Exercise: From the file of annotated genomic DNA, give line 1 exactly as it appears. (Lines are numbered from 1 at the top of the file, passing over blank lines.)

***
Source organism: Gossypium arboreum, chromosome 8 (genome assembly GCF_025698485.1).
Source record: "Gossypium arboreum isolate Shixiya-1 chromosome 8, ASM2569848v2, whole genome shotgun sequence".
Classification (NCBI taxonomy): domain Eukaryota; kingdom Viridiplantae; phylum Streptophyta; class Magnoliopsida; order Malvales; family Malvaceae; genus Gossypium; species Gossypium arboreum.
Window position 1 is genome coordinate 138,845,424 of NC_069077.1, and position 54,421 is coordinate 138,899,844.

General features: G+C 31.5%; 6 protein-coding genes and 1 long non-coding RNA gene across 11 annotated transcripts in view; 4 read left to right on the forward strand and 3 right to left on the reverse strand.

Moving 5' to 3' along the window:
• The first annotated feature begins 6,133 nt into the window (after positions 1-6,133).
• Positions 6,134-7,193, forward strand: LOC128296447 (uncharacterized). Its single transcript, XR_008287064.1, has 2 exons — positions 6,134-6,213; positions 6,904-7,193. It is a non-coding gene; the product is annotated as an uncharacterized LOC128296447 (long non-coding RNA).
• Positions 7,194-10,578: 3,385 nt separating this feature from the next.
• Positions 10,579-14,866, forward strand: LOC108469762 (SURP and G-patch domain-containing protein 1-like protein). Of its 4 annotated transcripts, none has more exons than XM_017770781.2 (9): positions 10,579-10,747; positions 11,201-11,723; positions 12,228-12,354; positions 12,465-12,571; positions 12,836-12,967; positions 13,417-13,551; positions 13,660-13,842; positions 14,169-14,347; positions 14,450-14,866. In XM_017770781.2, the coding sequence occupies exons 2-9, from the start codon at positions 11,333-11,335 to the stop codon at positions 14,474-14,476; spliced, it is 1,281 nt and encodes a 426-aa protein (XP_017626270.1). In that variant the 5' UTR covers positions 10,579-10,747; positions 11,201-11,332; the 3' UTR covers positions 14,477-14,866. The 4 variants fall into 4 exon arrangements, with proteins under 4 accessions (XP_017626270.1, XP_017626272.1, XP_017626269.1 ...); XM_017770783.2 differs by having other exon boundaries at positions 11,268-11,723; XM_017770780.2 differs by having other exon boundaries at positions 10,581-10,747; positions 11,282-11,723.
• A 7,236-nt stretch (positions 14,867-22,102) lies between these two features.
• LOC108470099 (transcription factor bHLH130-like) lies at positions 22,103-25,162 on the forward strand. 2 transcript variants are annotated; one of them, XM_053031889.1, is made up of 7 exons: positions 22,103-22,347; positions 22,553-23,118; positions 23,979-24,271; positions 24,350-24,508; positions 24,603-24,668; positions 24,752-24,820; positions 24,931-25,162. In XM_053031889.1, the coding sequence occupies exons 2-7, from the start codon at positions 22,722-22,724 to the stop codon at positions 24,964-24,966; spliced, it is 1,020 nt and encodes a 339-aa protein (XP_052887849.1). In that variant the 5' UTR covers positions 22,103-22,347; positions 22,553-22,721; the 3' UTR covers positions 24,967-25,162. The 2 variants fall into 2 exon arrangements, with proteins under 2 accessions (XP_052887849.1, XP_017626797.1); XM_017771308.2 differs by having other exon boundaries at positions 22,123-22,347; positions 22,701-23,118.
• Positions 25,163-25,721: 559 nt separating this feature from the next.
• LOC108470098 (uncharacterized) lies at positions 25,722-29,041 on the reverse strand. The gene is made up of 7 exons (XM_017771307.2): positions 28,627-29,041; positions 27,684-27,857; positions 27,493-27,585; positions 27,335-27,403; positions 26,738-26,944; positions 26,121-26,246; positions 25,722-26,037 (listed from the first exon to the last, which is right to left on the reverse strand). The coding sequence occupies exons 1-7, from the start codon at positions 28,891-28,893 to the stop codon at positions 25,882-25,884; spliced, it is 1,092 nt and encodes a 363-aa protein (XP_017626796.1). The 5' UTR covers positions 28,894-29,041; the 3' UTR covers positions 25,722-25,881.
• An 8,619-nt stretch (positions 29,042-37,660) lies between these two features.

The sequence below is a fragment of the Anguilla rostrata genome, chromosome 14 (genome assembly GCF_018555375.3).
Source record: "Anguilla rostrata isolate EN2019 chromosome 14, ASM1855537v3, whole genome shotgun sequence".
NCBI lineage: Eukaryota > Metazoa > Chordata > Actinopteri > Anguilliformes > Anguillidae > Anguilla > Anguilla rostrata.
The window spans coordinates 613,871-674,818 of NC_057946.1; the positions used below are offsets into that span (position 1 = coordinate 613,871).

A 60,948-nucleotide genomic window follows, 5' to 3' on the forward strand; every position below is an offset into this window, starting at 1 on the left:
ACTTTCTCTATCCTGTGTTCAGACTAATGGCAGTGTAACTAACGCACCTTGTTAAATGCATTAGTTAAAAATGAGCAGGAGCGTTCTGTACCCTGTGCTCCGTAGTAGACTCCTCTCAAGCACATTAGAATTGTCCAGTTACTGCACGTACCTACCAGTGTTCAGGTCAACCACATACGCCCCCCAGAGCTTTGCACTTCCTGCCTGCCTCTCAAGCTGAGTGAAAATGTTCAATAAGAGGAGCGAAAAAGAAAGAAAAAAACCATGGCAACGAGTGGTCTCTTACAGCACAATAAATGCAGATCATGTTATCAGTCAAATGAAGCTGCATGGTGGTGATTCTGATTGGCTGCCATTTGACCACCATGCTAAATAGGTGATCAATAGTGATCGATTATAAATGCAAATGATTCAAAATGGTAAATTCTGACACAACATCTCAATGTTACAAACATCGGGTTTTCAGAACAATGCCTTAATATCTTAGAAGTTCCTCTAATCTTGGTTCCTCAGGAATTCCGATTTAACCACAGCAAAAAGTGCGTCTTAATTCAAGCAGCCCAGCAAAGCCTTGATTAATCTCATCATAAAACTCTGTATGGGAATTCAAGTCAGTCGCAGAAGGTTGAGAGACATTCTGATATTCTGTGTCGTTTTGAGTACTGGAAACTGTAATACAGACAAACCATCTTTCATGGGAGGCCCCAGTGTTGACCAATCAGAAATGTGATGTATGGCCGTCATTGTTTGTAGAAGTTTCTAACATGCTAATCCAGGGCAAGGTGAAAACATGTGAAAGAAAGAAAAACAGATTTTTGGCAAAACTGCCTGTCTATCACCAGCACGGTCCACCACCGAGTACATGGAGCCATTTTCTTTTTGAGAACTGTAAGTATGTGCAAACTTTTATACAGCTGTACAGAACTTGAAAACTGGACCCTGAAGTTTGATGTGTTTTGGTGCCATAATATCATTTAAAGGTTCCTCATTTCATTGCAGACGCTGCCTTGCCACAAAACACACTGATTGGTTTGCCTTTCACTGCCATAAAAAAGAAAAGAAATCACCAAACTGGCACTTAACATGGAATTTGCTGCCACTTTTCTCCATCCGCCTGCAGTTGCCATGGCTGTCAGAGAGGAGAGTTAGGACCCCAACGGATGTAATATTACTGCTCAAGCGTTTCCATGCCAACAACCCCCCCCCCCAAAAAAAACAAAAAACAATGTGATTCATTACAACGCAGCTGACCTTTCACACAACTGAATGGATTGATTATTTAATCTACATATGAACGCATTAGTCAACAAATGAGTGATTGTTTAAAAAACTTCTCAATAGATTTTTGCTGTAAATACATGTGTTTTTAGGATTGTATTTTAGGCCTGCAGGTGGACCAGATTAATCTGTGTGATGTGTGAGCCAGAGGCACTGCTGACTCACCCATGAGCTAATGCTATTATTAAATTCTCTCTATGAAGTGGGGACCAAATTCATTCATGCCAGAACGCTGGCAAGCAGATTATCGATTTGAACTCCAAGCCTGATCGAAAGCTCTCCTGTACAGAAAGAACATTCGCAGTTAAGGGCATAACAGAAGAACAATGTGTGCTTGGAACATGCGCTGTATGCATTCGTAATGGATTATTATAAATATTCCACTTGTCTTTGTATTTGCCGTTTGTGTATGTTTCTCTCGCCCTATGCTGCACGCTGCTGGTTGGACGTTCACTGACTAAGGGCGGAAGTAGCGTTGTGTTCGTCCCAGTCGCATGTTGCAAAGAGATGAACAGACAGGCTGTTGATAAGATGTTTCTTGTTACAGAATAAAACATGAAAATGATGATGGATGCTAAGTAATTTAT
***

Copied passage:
Source organism: Gossypium arboreum, chromosome 8 (genome assembly GCF_025698485.1).